The missing vowel in the title of HEAVN, the debut album from Chicago singer-songwriter Jamila Woods, opens itself up to tantalising ambiguity. On the one hand, is it intended to be read as "heaven," in keeping with Woods' profound optimism and exploration of innately spiritual styles of black music? Or is it intended to be read "heavin'" representing a struggle and a strain toward peace and self-love?
Its an ambiguity on which Woods' approach to both music and lyrics seems to hinge. Woods intentionally contrasts her doubts with her successes, her blockades with her breakthroughs. Nowhere is this more apparent than on the duo of "Lonely Lonely" and "Holy," which appear at opposite ends of the album, but thematically hold one another, creating an entire arc of meaning. On the former, Woods sings in her rich and willowy voice "I put a post-it note on my mirror so I might love myself," and on the latter, the record's most uplifting song, she sings "Woke up this morning with my mind set on loving me."
The efforts to love oneself that Woods explores on the record are heavily informed by aspects of race, gender and class. "VRY BLK" and "Blk Girl Soldier" directly address the status of the black community in the United States. "VRY BLK" in particular is confronting in its nursery rhyme simplicity as Woods sings ""Ask me no more questions, tell me no more lies / Your serving and protecting is stealing babies' lives.". Throughout the record, Woods refuses to be passive, and "Blk Girl Soldier" triumphantly roll-calls the important black women of history.
Occasionally Woods' lyrics can seem slightly clumsy, or her melodies a little slack when they should be taut, but there is a wonderful aspect to the production and compositions that keeps everything afloat. Woods is heavily associated with other Chicago musicians like Donnie Trumpet and Chance the Rapper, both of whom make appearances here, and the colourful, vibrant feeling of the city's current scene shines here. Thick and sometimes urgent grooves taken from hip-hop rub up against gospel uplift, jazz exploration, bossa nova breezes and soulful fervour in beautiful and exciting ways.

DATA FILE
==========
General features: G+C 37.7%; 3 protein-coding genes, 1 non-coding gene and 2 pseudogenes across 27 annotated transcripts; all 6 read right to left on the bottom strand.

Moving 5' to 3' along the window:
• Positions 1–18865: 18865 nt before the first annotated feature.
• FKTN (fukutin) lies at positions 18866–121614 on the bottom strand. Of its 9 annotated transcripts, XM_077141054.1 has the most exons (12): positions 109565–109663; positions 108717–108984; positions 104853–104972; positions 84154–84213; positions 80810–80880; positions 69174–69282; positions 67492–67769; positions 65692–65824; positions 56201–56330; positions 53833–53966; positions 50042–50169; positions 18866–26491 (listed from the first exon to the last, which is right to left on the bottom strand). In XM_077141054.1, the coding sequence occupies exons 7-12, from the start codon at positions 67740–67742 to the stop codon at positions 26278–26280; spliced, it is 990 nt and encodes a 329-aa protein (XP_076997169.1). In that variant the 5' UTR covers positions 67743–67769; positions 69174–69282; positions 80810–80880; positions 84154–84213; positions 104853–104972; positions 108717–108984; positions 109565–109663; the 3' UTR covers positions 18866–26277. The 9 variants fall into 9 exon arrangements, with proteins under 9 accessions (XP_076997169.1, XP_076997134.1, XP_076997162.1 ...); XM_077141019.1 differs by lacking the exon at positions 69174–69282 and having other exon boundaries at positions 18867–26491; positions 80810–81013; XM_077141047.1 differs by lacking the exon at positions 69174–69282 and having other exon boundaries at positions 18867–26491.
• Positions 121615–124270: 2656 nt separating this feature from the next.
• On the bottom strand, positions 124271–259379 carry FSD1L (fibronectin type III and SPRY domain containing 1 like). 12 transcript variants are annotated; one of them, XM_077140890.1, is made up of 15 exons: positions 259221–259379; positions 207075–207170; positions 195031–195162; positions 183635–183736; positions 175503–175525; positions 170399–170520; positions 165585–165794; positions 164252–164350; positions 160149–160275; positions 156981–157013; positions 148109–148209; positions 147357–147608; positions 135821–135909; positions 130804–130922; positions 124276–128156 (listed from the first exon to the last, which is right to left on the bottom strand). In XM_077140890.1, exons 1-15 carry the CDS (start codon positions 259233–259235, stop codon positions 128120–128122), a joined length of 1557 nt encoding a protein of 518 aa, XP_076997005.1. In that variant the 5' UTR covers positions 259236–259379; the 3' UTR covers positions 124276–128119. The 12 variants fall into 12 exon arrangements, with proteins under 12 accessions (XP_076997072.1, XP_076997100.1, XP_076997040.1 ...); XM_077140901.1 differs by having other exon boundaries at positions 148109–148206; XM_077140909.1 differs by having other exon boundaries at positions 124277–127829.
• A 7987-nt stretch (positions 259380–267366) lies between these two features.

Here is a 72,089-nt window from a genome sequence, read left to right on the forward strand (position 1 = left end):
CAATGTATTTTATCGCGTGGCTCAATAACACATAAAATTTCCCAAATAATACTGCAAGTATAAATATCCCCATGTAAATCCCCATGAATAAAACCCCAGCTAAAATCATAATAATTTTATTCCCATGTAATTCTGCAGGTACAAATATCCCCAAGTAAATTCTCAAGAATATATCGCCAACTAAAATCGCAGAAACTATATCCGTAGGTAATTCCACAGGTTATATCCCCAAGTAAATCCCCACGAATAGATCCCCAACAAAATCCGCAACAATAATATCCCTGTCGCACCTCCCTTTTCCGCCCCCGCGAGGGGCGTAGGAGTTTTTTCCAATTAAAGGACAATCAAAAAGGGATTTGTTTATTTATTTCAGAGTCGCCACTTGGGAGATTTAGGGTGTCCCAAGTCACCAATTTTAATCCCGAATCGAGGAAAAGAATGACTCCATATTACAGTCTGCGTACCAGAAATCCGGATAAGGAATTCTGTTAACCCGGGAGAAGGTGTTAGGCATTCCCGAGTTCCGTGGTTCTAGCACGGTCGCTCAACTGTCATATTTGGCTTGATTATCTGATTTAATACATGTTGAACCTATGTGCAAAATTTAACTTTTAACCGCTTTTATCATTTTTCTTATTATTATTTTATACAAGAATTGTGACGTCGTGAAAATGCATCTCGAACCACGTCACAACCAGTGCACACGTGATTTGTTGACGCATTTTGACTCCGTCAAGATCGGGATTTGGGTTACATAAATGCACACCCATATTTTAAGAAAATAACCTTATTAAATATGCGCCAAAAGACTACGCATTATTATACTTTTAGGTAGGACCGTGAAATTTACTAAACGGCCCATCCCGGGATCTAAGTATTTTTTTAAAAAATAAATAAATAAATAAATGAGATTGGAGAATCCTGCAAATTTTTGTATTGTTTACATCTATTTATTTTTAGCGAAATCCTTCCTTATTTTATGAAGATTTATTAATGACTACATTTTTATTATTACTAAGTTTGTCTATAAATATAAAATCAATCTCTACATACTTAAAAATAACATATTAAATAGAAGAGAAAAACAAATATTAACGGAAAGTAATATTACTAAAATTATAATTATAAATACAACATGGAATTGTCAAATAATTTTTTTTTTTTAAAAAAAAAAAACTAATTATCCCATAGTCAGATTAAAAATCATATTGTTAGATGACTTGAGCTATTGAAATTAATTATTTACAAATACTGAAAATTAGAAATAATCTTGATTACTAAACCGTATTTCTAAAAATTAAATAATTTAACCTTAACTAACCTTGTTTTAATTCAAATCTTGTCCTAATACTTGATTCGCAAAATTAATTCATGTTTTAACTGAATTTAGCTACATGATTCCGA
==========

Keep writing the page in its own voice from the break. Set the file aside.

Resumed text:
Spoken interludes scattered throughout give insight into the unshakable and insightful personality that informs Jamila Woods' music. Her inspiring pride is fierce, awe-inspiring almost. Even when she's cribbing lines from The Cure's "Just Like Heaven" on the brilliant title track, appearing alongside a vibrant personality like Chance the Rapper on the sensual and gorgeous "LSD," or competing with Donnie Trumpet's splatters of brassy joy, Woods never plays second fiddle to anyone. She's a star.
Aside from closer "Way Up," the odd cosmic philosophy of which doesn't quite land, every track on HEAVN adds something to the overarching themes of the record, and announces the arrival of a major talent. At the conclusion of the stunningly self-assured "In My Name," a group of children declare, "We have nothing to lose but our chains." With this album, one can imagine Jamila Woods shrugging off the things that hold her back. Heaven, heavin' - the two are more closely related than they may seem.
HEAVN was self-released last year, but will soon see official release through Inertia Music. The brand new video for "Holy" is available now.